Several of the University of Oregon’s campus buildings have questionable environments with regard to thermal comfort and indoor air quality, and students of A&AA may be able to remedy this.
The recent Undergraduate Research Symposium, which featured research from A&AA students, tackled a number of serious matters for sustainable design including heat retention (and loss) at the John E. Jaqua Center, ventilation effectiveness at Deady Hall, and the best way to soundproof the campus residence halls.
The comprehensive student-conducted research on the thermodynamics of campus buildings can potentially improve campus facilities by eliminating heat loss and saving money on energy.
“Our campus Facilities and Operations staff loves when the students do these projects,” says Alison Kwok, University of Oregon architecture professor and mentor of several of the symposium’s architectural case studies. “We have a very savvy facilities group on campus that are interested in innovating and trying to make the buildings work the most efficiently.”
Students from Kwok’s ARCH 491/591: “Environmental Control Systems I” course conducted 39 case studies as part of a course assignment. A subset of those students submitted abstracts for the spring 2014 symposium. Kwok annually compiles the research into an edited paperback book.
Her lectures advise building designers on how to rely on passive design, such as free wind and solar energy, in preference to active systems such as air conditioning and other mechanical systems with a much higher energy demand.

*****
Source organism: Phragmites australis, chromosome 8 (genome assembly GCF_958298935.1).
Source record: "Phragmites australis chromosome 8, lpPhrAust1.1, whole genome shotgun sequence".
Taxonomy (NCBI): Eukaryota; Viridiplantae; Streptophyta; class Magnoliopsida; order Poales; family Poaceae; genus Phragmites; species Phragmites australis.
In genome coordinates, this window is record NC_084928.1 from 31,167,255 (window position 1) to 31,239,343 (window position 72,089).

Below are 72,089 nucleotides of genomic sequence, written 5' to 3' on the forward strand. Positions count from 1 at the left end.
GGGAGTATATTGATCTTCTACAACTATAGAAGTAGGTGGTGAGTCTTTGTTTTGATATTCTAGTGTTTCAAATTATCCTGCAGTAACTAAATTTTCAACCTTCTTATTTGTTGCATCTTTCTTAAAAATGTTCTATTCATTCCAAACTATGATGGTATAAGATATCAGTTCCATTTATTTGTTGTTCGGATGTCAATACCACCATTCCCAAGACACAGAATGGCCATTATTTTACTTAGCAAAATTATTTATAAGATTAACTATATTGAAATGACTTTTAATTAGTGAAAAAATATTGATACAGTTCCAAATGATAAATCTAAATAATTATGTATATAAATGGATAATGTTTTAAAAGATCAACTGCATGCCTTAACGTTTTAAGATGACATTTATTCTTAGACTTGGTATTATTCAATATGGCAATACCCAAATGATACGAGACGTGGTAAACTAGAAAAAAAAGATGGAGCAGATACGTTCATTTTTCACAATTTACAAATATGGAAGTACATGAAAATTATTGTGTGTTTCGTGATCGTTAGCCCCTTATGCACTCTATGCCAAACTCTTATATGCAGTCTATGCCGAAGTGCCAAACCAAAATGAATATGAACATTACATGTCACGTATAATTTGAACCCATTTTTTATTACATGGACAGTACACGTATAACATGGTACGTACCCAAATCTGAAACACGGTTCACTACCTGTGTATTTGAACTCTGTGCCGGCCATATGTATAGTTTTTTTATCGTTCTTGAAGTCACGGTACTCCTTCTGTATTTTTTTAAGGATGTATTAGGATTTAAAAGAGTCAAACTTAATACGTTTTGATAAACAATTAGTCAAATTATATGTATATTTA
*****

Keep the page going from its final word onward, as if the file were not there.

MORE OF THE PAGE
Students presented their work during the Undergraduate Research Symposium on May 15. Here are some of their key findings:
Department of Architecture Student Projects
Heat Gain is not Retained
The John E. Jaqua Center for Student-Athletes, located on campus at 1615 E. 13th Avenue, is notable for its unique architecture, but its aesthetic draw may be revealing the underlying cause of heating and cooling problems.
Designed by ZGF Architects in Portland and finished in 2010, the building features a large-scale, fully glazed façade system that is 85 percent glass. Architecture students Haley Davis, Matthew Decker, and Robert Kiesler conducted primary research on the building’s design during the winter 2014 term to determine the effectiveness of the exterior layer of glass and how heat moves through the double-skin cavity.
“This study focuses on testing the effectiveness of this system at regulating temperatures inside the Center to determine whether the double glass façade is a viable solution as a thermal barrier in the Pacific Northwest’s mild climate variations,” states the research’s abstract.